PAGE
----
Nicolas Poussin(1594 - 1665) was undoubtedly a highly significant master of the historical genre. He shaped its aesthetics which, regrettably, subsequently became regarded as a set of hard-and-fast rules (a trap which the Russian followers of the founder of classicism also fell into).
We know that Poussin attributed prime significance to the actual choice of matter for depiction, giving preference to subjects which provided food for profound thought. Creatively reworking the aesthetic legacy of the Ancients, he introduced into the realm of painting the concept of the “modus” (mood of depiction), which established the functional unity of three components: the idea, the structure of the depiction, and its perception by the viewer.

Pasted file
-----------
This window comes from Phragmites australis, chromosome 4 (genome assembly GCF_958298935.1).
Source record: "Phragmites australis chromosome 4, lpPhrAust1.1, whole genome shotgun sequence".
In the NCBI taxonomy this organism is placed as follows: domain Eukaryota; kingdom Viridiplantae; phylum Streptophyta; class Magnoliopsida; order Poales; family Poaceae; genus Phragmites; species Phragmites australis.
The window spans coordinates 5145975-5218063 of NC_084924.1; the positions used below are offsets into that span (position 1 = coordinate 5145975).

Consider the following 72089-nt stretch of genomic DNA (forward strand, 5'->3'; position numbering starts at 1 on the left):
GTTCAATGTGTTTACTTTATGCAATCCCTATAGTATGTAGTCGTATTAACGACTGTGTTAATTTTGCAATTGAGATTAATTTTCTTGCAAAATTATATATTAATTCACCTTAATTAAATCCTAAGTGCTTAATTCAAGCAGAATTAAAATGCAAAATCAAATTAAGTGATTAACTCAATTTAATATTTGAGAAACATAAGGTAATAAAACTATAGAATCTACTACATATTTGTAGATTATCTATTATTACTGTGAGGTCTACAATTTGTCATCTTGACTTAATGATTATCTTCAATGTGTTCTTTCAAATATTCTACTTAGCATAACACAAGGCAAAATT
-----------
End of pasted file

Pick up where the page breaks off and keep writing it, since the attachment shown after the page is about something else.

Composition assumed a predominant significance in his artistic system. In a letter of 1665, Nicolas Poussin put forward three main theses: firstly, painting is simply imitation; secondly, it aims to bring delight; Thirdly, the artist is endowed with a natural talent that no one can give him or deprive him of.
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